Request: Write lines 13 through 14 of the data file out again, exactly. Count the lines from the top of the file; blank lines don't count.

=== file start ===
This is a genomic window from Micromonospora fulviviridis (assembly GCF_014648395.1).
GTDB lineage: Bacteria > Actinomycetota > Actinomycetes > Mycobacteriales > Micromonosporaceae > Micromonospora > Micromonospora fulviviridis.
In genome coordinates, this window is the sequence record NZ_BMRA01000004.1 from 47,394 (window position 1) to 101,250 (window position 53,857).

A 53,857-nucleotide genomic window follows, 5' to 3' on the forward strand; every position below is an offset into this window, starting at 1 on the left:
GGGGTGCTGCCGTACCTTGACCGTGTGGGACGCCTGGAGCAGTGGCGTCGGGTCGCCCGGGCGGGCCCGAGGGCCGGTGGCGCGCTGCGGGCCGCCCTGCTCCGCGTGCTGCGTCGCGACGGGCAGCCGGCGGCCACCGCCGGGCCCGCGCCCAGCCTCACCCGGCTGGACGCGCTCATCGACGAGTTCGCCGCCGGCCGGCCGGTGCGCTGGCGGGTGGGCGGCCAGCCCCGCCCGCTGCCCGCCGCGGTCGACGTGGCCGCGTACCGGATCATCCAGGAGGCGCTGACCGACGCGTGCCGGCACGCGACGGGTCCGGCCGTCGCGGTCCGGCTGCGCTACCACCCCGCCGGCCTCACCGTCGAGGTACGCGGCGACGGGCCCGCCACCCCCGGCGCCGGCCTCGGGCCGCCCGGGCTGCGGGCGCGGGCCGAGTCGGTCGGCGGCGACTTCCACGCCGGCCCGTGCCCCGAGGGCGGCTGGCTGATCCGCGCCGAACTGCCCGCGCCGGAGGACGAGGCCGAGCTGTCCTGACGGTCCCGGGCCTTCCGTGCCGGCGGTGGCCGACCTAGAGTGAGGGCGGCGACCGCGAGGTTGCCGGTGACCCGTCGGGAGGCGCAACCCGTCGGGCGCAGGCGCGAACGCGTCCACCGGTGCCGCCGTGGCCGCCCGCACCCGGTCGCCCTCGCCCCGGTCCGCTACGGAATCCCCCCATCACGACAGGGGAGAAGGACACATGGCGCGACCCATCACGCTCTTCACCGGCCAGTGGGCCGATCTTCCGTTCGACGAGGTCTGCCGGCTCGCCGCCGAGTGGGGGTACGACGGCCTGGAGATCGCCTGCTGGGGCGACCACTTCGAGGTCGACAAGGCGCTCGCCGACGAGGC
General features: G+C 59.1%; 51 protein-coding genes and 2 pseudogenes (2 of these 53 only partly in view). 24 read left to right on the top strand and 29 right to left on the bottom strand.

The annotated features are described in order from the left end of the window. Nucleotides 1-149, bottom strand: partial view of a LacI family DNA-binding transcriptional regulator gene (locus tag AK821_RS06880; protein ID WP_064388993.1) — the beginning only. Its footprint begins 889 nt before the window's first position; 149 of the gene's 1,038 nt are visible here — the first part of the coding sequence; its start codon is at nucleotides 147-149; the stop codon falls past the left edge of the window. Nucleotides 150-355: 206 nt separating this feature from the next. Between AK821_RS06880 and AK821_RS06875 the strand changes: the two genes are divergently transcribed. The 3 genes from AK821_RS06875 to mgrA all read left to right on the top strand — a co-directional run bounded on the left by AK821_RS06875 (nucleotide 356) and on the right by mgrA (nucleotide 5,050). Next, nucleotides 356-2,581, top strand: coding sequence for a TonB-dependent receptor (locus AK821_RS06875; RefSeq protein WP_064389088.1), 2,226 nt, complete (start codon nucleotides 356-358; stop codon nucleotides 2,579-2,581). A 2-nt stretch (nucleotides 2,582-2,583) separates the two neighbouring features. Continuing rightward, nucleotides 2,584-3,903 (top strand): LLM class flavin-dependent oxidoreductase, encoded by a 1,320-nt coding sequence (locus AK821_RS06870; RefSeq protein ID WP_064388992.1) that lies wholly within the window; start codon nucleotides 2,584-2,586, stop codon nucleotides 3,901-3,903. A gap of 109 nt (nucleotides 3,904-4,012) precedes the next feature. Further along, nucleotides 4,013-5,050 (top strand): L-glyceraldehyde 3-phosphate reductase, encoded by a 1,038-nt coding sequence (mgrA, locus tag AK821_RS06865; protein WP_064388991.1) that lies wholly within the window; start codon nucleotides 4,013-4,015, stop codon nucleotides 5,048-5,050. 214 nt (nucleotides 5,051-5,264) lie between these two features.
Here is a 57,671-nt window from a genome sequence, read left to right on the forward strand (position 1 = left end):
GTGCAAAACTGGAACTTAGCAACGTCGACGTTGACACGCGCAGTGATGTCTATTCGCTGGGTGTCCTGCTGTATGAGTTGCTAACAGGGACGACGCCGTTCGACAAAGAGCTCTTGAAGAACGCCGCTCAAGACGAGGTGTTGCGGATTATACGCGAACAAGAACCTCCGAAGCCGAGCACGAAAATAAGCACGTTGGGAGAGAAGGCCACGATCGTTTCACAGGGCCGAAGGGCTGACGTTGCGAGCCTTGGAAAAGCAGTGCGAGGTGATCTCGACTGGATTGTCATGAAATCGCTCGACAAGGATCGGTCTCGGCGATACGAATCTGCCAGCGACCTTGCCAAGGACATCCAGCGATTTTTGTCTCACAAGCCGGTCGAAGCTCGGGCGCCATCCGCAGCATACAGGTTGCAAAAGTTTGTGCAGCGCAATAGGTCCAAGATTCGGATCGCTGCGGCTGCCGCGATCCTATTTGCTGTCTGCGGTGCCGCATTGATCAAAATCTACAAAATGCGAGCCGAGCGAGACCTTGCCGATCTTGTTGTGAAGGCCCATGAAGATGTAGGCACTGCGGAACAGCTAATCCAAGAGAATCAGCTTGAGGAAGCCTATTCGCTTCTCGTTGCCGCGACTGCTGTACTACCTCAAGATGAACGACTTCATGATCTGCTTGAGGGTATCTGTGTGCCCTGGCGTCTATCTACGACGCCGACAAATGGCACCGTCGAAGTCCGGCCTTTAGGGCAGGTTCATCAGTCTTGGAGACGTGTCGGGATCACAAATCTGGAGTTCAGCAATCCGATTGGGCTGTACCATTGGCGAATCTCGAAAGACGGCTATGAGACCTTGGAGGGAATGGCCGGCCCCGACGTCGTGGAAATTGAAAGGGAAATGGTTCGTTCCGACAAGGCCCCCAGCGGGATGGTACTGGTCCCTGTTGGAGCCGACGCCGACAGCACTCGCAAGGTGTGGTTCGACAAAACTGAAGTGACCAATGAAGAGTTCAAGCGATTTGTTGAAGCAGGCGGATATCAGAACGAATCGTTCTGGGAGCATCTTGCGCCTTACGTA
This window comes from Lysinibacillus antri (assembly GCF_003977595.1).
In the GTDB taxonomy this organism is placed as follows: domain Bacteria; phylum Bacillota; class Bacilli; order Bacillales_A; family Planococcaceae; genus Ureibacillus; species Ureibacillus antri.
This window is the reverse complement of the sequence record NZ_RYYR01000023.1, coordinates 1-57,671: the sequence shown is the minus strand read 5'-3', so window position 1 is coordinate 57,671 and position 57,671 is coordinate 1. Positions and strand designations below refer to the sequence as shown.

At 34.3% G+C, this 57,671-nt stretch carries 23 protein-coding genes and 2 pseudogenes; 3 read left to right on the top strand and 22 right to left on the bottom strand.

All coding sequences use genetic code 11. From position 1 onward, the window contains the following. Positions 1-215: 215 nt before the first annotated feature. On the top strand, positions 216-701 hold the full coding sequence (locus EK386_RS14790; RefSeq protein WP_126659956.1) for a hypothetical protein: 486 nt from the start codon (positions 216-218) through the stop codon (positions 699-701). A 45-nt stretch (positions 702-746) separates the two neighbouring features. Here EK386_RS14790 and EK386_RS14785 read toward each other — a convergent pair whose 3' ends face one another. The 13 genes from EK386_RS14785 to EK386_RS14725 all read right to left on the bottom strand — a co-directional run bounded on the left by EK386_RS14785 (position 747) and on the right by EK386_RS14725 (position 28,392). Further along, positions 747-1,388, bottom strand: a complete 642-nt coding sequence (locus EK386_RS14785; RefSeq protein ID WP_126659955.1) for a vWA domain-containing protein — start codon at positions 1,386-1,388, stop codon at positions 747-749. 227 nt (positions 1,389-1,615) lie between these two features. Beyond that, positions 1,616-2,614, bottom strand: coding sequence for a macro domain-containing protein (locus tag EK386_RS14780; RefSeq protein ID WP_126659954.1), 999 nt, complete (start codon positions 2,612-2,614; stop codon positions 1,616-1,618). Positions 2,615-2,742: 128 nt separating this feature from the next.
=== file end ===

At 34.3% G+C, this 57,671-nt stretch carries 23 protein-coding genes and 2 pseudogenes; 3 read left to right on the top strand and 22 right to left on the bottom strand.

All coding sequences use genetic code 11. From position 1 onward, the window contains the following. Positions 1-215: 215 nt before the first annotated feature. On the top strand, positions 216-701 hold the full coding sequence (locus EK386_RS14790; RefSeq protein WP_126659956.1) for a hypothetical protein: 486 nt from the start codon (positions 216-218) through the stop codon (positions 699-701). A 45-nt stretch (positions 702-746) separates the two neighbouring features. Here EK386_RS14790 and EK386_RS14785 read toward each other — a convergent pair whose 3' ends face one another. The 13 genes from EK386_RS14785 to EK386_RS14725 all read right to left on the bottom strand — a co-directional run bounded on the left by EK386_RS14785 (position 747) and on the right by EK386_RS14725 (position 28,392). Further along, positions 747-1,388, bottom strand: a complete 642-nt coding sequence (locus EK386_RS14785; RefSeq protein ID WP_126659955.1) for a vWA domain-containing protein — start codon at positions 1,386-1,388, stop codon at positions 747-749. 227 nt (positions 1,389-1,615) lie between these two features. Beyond that, positions 1,616-2,614, bottom strand: coding sequence for a macro domain-containing protein (locus tag EK386_RS14780; RefSeq protein ID WP_126659954.1), 999 nt, complete (start codon positions 2,612-2,614; stop codon positions 1,616-1,618). Positions 2,615-2,742: 128 nt separating this feature from the next.